THE small classroom at the end of Duncanrig Secondary’s first floor corridor is not usually as busy as this on a Tuesday afternoon.

A steady stream of teachers, support staff and curious pupils pop in, on some vague pretext or other.

The real reason they are here, of course, is the cute little bundle of fluff sniffing around the squishy beanbags and cosy rugs at the back of the room.

This is Bonnie the reading dog, one of a trio of adorable pups provided by local Therapet volunteers in a pioneering initiative intended to boost reading skills in high school. Duncanrig is one of the first secondary schools in South Lanarkshire to pilot the project and, judging by the number of passers-by dropping by to fuss over the furry visitors, it is already a hit.

“Bonnie comes into the school to help children improve their reading,” explains the East Kilbride high school’s headteacher, Lyndsay McRoberts.

“Pupils who might struggle to read out loud in class in front of their peers or teachers do not have the same worries when reading out loud to Bonnie.

“Dogs are non-judgemental, they don’t correct you when you make a mistake – they just sit and listen, and that’s a huge help when it comes to building up confidence.”

She adds: “So far, we have been working with three pupils and hope to build up numbers as we move through the school year.”

The problem, points out Therapet volunteer and Bonnie’s owner Dougie McConnell, is a lack of canine helpers.

“Demand is incredibly high,” says Dougie, with a smile. “More and more schools are keen to get involved and of course, Therapets are already going out to care homes and hospitals because of the health benefits.

“Many studies have shown that stroking animals significantly reduces high blood pressure and improves cardiovascular health.”

Recent research has also revealed people aged over 70 who have a pet are 36 per cent less likely to feel lonely or isolated, and scientists believe having a dog can even make you live longer.

Bonnie, a Maltese Shih tzu cross, takes turns with Tilly the cockapoo and Honey the Maltese Yorkie cross, visiting Duncanrig once a week.

Logan McCabe and Shayne Strachan, who are both 12 and in first year at Duncanrig, adore the dogs’ visits.

“I never liked reading because it was too difficult,” explains Shayne, who loves books about football.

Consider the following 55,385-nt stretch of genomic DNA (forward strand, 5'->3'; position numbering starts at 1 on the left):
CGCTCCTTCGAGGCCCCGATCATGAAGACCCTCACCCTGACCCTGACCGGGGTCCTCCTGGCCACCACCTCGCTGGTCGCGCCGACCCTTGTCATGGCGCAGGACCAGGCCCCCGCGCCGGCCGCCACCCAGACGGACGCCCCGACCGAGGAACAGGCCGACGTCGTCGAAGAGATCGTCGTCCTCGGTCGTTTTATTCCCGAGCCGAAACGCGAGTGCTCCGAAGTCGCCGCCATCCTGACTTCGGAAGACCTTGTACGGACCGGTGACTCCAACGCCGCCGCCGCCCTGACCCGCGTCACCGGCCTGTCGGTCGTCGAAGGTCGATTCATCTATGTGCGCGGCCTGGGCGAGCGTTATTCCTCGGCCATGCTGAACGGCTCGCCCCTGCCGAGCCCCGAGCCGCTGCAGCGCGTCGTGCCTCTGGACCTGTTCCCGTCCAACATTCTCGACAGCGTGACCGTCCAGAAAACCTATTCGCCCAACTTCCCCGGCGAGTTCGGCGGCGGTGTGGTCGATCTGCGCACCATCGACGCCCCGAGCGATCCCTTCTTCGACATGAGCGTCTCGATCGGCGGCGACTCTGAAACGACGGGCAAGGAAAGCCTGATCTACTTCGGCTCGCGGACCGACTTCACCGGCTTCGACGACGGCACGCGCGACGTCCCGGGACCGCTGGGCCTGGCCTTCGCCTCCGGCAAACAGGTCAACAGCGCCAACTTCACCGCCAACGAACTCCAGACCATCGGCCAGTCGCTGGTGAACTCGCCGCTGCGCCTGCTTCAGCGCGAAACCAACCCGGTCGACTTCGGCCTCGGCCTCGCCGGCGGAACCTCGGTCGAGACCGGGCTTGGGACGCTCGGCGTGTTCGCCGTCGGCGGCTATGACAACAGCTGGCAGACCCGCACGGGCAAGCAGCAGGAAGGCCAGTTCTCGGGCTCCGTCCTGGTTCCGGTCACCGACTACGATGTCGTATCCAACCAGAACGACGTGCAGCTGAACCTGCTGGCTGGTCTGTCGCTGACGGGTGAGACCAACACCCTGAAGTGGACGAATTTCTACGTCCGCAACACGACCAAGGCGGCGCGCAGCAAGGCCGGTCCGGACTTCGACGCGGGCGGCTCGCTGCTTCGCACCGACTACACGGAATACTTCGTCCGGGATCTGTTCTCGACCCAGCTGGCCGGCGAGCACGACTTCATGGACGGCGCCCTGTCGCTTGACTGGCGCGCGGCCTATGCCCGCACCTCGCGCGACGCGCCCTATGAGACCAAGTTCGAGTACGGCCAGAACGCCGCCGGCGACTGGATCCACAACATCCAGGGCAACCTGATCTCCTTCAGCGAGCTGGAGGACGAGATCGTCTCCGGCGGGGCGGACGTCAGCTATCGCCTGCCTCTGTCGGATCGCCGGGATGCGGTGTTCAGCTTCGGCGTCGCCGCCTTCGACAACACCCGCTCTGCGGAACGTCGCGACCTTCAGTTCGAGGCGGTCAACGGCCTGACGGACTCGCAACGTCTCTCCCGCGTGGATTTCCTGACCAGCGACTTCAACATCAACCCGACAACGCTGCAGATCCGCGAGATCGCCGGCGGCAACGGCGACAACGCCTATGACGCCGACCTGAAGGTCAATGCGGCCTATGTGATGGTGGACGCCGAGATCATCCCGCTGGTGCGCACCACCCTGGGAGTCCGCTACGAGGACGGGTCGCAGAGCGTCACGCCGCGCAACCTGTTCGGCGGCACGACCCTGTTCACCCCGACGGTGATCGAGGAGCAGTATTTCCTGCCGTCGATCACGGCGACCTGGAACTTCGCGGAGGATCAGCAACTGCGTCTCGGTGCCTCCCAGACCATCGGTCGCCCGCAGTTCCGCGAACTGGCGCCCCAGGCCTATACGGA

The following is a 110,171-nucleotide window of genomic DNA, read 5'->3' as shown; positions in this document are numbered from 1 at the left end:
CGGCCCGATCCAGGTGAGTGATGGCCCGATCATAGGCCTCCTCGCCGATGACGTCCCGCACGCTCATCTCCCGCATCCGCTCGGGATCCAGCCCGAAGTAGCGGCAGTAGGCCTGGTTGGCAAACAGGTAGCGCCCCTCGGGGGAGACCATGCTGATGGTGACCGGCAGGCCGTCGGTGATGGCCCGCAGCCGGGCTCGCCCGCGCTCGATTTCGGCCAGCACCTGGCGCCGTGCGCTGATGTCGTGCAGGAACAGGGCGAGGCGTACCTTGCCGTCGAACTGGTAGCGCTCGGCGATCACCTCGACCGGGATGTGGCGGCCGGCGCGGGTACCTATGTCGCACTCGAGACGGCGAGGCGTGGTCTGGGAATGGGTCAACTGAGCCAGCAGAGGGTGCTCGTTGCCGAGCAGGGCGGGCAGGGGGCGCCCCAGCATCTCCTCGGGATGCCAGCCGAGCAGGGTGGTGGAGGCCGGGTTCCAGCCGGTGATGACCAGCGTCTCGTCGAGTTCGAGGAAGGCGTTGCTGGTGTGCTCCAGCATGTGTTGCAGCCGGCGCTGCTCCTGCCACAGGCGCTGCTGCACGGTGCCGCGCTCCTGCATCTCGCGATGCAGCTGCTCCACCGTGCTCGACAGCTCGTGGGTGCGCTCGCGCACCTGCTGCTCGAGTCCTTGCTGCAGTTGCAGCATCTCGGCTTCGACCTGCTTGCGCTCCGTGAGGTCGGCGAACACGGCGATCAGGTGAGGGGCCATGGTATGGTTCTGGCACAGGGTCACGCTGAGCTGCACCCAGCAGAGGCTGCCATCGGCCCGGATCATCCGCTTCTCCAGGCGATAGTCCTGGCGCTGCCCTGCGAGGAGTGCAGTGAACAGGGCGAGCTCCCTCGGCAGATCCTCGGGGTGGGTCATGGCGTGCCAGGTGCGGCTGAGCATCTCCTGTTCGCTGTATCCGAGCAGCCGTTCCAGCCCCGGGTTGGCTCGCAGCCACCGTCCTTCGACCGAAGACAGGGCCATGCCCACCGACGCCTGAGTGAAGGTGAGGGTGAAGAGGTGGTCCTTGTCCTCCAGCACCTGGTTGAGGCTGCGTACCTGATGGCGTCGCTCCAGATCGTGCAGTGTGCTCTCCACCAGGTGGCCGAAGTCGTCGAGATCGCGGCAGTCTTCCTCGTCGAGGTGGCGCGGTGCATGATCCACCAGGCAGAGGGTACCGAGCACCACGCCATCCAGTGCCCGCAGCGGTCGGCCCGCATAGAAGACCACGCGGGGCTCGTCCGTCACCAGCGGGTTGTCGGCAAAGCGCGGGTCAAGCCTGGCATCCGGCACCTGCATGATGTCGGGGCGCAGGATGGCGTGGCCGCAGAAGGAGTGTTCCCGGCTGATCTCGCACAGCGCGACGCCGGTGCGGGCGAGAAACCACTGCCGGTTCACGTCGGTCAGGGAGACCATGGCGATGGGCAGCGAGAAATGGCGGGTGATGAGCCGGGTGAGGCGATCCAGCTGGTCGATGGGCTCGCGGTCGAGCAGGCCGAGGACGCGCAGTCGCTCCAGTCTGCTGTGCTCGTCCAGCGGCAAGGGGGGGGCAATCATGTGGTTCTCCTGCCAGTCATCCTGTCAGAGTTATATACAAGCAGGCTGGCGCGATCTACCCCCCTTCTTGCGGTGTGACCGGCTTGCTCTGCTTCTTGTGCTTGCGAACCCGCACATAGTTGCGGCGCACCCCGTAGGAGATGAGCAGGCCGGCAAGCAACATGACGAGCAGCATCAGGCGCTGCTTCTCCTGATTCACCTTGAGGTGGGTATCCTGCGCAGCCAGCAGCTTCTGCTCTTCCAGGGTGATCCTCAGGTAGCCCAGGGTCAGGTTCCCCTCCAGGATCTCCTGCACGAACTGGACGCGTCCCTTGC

“When I learned how to do it properly, I liked it more. But I still found it hard and I don’t like speaking in class.

“Bonnie really helps me feel more confident. Last week I was nervous when the teacher asked me to read out loud, so I just thought about Bonnie and that helped to calm me down.”

Logan, who likes Japanese comics and books about quests, says: “I’m dyslexic and I used to find reading really hard. I’m better at things when it’s one to one, and I really love dogs because I grew up with them. Dogs make me feel calmer because they are great wee animals.

“Dogs won’t give you into trouble if you get something wrong. They aren’t examining you all the time, they just like listening to your voice.”

He pauses, making a sad face. “I haven’t got a dog at home, unfortunately,” he adds, brightening: “But I do have a gerbil! So I might try reading to it.”

Duncanrig librarian Louise Cooper is impressed by the impact the reading dogs have had in school.

“Honey looks like Hairy Maclary from Donaldson’s Dairy, the dog in the children’s books,” she smiles. “The first time I brought her in, the library was packed with 30 noisy, third year pupils and a bunch of sixth years, and as soon as they spotted the dog, they all stopped and just gasped.

“It was eerie, almost, how calm the place became. I think at that point I realised – this could really work.”

Mrs McRoberts is hoping to expand the Therapet project to include fifth year students during exam season.

“It’s tied to our school-wide strategy of improving confidence and self-esteem in young people and the benefits extend beyond reading, to encompass aspects of mental health and wellbeing,” she explains.

A recent Canine Concern Scotland initiative called Paws for Stress found visits with therapy dogs significantly reduces students' perceived stress during exam week, and the team at Duncanrig are keen to try it out.

“We’d hope to bring in six or seven dogs to work with teams of fifth year students,” adds Mrs McRoberts.

Duncanrig is going to need a bigger classroom….

Find out more about Therapets at